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  • Cited by 3
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    This chapter has been cited by the following publications. This list is generated based on data provided by CrossRef.

    ALLSOP, STEVE CARTER, OWEN and LENTON, SIMON 2010. Enhancing clinical research with alcohol, tobacco and cannabis problems and dependence. Drug and Alcohol Review, Vol. 29, Issue. 5, p. 483.

    Gates, Peter J. Norberg, Melissa M. Copeland, Jan and Digiusto, Erol 2012. Randomized controlled trial of a novel cannabis use intervention delivered by telephone. Addiction, Vol. 107, Issue. 12, p. 2149.

    Copeland, Jan Pokorski, Izabella and Gibson, Lisa 2017. Overview of Current State-of-the-Art Treatments for Cannabis Use Disorders, and Future Directions. Current Addiction Reports, Vol. 4, Issue. 2, p. 82.

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  • Print publication year: 2006
  • Online publication date: October 2009

6 - Cognitive-Behavioral and Motivational Enhancement Treatments for Cannabis Dependence

from Part II - Interventions with Cannabis-Dependent Adults

Summary

Cognitive-behavioral (CBT) and motivational enhancement treatments (MET) are two of the most researched and most empirically supported approaches to the treatment of alcohol and drug use disorders. MET is based on motivational interviewing (MI), an empathic, reflective therapeutic style designed to resolve ambivalence and develop self-motivation for change. CBT targets the functional role that drug use plays in the individual's life. Clients learn to identify the antecedent feelings, thoughts, and situations that precipitate use, and then are helped to generate and master alternate responses. Both group and individual CBT interventions have been found to be efficacious with cannabis-dependent adults, as well as with other drug-dependent populations. For the most part, MET and CBT treatments have been adapted and applied to cannabis-dependent adults in the same way they have been used with alcohol and other drug problems.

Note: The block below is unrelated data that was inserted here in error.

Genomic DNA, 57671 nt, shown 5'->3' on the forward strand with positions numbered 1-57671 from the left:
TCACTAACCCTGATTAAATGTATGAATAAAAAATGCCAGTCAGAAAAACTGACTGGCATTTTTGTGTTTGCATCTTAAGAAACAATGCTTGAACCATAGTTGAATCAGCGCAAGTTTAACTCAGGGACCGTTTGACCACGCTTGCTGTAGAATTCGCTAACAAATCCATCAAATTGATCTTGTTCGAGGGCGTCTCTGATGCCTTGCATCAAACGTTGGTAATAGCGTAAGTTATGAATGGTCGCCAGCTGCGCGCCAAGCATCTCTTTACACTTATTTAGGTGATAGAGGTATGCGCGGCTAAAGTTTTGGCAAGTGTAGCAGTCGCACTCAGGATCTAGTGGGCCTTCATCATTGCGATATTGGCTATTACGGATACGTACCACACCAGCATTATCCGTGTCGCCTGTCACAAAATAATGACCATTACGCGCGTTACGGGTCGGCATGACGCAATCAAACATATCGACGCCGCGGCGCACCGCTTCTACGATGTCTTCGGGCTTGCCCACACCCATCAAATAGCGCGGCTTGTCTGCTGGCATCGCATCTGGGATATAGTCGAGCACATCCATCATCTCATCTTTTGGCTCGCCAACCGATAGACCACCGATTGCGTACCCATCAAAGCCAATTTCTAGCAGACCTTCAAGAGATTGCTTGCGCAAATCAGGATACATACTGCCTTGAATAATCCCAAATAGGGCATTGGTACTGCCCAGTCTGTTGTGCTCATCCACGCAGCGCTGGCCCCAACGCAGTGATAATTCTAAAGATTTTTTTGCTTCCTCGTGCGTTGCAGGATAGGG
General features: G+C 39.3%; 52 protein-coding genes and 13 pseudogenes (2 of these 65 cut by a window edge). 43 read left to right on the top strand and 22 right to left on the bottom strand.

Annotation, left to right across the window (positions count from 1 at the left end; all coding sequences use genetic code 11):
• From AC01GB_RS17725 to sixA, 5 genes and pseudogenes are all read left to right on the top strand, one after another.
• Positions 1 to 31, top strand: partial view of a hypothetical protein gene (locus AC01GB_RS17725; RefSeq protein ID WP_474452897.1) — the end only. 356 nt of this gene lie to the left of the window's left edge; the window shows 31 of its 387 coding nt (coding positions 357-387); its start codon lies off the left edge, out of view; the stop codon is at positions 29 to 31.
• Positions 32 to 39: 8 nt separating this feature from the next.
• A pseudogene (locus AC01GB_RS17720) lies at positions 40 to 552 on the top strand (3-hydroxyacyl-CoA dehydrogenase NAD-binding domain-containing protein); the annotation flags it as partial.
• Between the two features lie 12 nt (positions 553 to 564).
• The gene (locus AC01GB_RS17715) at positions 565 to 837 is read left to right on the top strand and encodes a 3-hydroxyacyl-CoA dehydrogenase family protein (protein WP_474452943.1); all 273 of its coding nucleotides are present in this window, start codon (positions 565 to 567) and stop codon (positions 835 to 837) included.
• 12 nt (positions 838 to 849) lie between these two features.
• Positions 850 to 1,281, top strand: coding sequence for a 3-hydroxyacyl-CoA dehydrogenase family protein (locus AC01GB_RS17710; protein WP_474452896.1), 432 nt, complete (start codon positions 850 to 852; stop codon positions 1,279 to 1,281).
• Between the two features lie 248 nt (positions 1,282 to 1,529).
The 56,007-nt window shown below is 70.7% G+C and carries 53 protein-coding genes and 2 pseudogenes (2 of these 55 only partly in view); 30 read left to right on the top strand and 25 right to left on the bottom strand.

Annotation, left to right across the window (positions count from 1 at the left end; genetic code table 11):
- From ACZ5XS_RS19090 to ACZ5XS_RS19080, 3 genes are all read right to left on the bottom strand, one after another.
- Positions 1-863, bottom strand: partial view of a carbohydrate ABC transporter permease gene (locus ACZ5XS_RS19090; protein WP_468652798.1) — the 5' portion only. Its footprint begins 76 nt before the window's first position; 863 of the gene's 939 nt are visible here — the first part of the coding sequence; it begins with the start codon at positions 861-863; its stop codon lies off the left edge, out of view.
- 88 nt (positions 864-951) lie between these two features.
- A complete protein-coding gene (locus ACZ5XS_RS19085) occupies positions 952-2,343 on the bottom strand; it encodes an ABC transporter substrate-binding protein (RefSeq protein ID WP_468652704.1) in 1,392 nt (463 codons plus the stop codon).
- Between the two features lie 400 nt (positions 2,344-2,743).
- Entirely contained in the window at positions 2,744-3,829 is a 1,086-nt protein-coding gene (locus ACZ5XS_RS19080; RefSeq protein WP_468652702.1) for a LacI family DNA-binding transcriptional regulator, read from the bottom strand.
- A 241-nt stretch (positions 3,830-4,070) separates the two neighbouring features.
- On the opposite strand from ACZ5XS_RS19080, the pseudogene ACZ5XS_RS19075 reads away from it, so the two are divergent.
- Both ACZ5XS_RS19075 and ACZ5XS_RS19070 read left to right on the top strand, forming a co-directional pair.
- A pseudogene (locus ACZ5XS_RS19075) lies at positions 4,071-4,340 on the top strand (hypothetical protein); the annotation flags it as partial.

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Cannabis Dependence
  • Online ISBN: 9780511544248
  • Book DOI: https://doi.org/10.1017/CBO9780511544248
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